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The building that now houses the Salem Public Library was once the home of one of the wealthiest men in Massachusetts, a merchant and ship-owner, John Bertram. The house was built in 1855 for Bertram and his family, on the former estate of Caroline Plummer. Bertram and his third wife, Mary Ann Ropes occupied the house along with Bertram’s five children from previous marriages. The couple had two children together, both of whom died during childbirth.
John Bertram was born in 1796 into a middle-class farming family, off the coast of Normandy. In July of 1807, Bertram, his parents, and his five siblings embarked for America in the hope of finding a better future. Their ship was destined for Baltimore, Maryland but docked in Boston due to a mechanical issue. Upon recommendation, the Bertram family settled in nearby Salem.
At the time, Salem had a reputation for its prosperous maritime trade, however, it had been halted due to the Jefferson Embargo of 1807 and the war with Great Britain. With trade being cut off from America, Salem’s economy experienced a depression. John’s father, Jean Bertram, a master carpenter was unable to find work. He in turn opened a grocery store but with customers unable to afford to pay their credit, his business quickly failed. When John was 11, his father built a family home and a carpentry shop on Central Street and took John out of school to assist him. Unhappy working in the carpentry shop, John enlisted as a cabin boy at age 16 and began a life at sea. His pay helped alleviate his family’s debts back in Salem and steadily grew himself a fortune. John became a Master in 1824, earning the title of Captain. At the age of 36 in 1832, Captain John Bertram was able to retire and live comfortably in his adopted city. Bertram soon became known for a string of successful investments with his newfound wealth. He established his own shipping firm in Salem and profitably invested money in the railroad.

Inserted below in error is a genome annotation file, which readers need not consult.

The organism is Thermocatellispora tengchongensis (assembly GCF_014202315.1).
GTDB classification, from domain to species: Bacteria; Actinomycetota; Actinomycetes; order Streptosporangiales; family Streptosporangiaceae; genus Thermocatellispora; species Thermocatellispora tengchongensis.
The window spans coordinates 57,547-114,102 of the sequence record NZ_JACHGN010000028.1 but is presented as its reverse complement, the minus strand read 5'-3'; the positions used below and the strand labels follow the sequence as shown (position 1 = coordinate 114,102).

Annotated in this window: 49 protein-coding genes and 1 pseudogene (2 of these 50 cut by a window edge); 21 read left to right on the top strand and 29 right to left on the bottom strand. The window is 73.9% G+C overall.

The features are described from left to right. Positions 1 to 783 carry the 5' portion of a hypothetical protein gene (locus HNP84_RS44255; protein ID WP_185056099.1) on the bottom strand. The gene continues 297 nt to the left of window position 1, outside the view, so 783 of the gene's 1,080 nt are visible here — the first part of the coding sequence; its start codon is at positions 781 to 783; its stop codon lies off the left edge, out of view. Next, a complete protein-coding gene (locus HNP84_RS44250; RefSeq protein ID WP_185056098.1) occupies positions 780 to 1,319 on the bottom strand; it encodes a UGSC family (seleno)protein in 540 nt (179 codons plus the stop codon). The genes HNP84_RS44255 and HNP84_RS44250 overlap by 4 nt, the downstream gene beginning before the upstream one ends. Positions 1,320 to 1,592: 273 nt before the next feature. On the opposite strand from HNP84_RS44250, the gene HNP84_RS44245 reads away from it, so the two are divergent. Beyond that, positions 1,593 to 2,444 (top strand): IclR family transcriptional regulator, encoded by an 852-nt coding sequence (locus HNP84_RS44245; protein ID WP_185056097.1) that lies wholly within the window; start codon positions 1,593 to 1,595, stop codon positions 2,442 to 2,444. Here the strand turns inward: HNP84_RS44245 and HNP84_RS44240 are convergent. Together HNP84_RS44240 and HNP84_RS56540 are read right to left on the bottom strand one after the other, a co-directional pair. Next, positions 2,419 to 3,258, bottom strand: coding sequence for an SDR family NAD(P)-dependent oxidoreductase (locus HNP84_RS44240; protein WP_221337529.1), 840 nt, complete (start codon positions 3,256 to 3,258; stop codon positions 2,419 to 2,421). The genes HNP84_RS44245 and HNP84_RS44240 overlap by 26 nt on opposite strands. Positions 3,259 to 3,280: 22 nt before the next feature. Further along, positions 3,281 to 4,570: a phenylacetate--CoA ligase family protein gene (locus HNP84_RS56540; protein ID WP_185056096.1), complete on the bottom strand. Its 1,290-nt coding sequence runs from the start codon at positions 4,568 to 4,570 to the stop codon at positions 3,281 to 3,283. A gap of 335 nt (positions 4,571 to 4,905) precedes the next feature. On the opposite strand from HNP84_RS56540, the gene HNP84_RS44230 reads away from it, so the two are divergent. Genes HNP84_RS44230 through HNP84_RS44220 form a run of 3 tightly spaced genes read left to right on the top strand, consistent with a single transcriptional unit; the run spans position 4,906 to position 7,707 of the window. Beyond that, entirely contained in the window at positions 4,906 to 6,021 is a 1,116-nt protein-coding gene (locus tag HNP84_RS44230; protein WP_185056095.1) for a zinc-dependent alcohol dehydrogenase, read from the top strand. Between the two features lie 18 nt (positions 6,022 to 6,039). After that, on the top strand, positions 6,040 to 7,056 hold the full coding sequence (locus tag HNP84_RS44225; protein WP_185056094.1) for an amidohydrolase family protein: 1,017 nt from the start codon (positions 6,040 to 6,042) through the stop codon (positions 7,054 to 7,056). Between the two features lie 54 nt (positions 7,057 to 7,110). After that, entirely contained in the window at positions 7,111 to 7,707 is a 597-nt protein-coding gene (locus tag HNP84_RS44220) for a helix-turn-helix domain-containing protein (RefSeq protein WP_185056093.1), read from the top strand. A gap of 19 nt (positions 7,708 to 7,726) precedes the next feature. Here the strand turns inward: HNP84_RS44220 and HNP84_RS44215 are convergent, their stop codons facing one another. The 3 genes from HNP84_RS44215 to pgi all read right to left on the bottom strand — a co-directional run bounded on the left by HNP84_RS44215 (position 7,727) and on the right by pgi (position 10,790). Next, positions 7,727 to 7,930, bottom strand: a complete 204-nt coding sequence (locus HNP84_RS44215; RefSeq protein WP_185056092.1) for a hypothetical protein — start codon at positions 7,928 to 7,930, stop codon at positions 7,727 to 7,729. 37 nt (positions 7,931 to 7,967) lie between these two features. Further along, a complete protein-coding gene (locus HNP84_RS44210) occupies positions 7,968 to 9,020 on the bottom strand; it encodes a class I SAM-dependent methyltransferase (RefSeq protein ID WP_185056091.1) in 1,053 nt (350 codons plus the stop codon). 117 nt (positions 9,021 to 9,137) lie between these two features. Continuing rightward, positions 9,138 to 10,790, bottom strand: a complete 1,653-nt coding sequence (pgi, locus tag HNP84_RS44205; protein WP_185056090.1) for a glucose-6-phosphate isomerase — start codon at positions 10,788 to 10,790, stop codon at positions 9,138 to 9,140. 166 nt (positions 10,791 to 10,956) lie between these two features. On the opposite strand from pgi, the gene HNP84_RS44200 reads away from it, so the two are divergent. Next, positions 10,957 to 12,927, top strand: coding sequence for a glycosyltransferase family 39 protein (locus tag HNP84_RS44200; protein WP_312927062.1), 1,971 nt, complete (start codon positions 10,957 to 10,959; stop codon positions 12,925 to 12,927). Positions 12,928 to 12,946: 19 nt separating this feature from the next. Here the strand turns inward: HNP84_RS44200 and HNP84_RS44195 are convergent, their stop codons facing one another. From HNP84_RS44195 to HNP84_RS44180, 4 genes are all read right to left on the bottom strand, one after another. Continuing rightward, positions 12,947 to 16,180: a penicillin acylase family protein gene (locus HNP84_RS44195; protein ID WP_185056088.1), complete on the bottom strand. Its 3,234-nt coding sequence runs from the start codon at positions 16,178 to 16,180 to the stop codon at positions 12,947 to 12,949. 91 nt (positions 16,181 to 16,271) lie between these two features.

Captain John Bertram, understanding the plight of poverty, became incredibly philanthropic. He helped aid and establish many of Salem’s charitable organizations, including Salem Hospital, Women’s Friend Society, Plummer Farm for Boys, Bertram Home for Aged Men, and the Old Ladies’ House. He also served on multiple committees such as Salem Common Council and the Massachusetts General Court.
John Bertram died in 1882, at age 86. Following his death, his widow and remaining children donated the Bertram mansion on Essex Street to the city for use as a public library.
The mansion was refurbished to include a main hall, public reading room, trustees' room, reference room and book stacks. The library retained the yard's ornate Victorian fountain. A nod to Bertram’s seafaring days, the fountain features the Greek god Poseidon (Neptune) holding a trident with a dolphin underfoot. It was cast in the 1850s by Robert Wood & Co. of Philadelphia.
Frank P. Hill was appointed the first librarian in January 1888 but soon relocated to New Jersey. He was replaced by Gardner M. Jones, who assisted in launching the Salem Public Library, which opened on July 8, 1889. Jones served as head librarian for the next 42 years. In 1911, architect Clarence H. Blackall of Boston was hired to design two additions, a four-story bookstack ell, and a one-story reference room and office. Following a 1912 renovation, the building remained mostly untouched until 1986 when the Salem Public Library underwent a major systems upgrade followed by the restoration of the building’s historic details. The project was completed in June 1990.
Salem Public Library Photographs and Ephemera